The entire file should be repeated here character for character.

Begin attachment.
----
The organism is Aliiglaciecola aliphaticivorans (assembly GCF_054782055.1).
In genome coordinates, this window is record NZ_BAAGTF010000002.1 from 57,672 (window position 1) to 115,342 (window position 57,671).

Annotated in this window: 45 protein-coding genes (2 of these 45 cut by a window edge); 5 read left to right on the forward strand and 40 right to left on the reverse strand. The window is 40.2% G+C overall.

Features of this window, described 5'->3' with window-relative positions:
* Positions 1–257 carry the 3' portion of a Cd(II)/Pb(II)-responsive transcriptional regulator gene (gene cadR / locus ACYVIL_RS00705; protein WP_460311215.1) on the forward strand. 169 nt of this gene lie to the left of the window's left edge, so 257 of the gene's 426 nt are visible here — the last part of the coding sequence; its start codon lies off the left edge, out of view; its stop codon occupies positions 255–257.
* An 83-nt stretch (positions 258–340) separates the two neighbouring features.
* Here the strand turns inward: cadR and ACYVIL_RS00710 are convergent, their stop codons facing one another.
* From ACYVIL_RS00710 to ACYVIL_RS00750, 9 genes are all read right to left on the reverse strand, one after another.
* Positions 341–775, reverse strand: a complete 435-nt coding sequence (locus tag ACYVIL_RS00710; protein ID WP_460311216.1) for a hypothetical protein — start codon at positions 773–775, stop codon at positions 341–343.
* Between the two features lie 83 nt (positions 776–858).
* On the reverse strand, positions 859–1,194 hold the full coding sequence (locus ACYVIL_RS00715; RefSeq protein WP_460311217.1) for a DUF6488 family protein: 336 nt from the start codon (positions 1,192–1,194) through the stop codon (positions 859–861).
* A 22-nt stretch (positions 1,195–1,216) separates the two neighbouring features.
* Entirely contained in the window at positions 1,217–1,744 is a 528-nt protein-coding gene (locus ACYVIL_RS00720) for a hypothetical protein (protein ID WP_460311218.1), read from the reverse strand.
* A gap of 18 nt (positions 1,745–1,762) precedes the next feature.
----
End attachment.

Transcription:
The organism is Aliiglaciecola aliphaticivorans (assembly GCF_054782055.1).
In genome coordinates, this window is record NZ_BAAGTF010000002.1 from 57,672 (window position 1) to 115,342 (window position 57,671).

Annotated in this window: 45 protein-coding genes (2 of these 45 cut by a window edge); 5 read left to right on the forward strand and 40 right to left on the reverse strand. The window is 40.2% G+C overall.

Features of this window, described 5'->3' with window-relative positions:
* Positions 1–257 carry the 3' portion of a Cd(II)/Pb(II)-responsive transcriptional regulator gene (gene cadR / locus ACYVIL_RS00705; protein WP_460311215.1) on the forward strand. 169 nt of this gene lie to the left of the window's left edge, so 257 of the gene's 426 nt are visible here — the last part of the coding sequence; its start codon lies off the left edge, out of view; its stop codon occupies positions 255–257.
* An 83-nt stretch (positions 258–340) separates the two neighbouring features.
* Here the strand turns inward: cadR and ACYVIL_RS00710 are convergent, their stop codons facing one another.
* From ACYVIL_RS00710 to ACYVIL_RS00750, 9 genes are all read right to left on the reverse strand, one after another.
* Positions 341–775, reverse strand: a complete 435-nt coding sequence (locus tag ACYVIL_RS00710; protein ID WP_460311216.1) for a hypothetical protein — start codon at positions 773–775, stop codon at positions 341–343.
* Between the two features lie 83 nt (positions 776–858).
* On the reverse strand, positions 859–1,194 hold the full coding sequence (locus ACYVIL_RS00715; RefSeq protein WP_460311217.1) for a DUF6488 family protein: 336 nt from the start codon (positions 1,192–1,194) through the stop codon (positions 859–861).
* A 22-nt stretch (positions 1,195–1,216) separates the two neighbouring features.
* Entirely contained in the window at positions 1,217–1,744 is a 528-nt protein-coding gene (locus ACYVIL_RS00720) for a hypothetical protein (protein ID WP_460311218.1), read from the reverse strand.
* A gap of 18 nt (positions 1,745–1,762) precedes the next feature.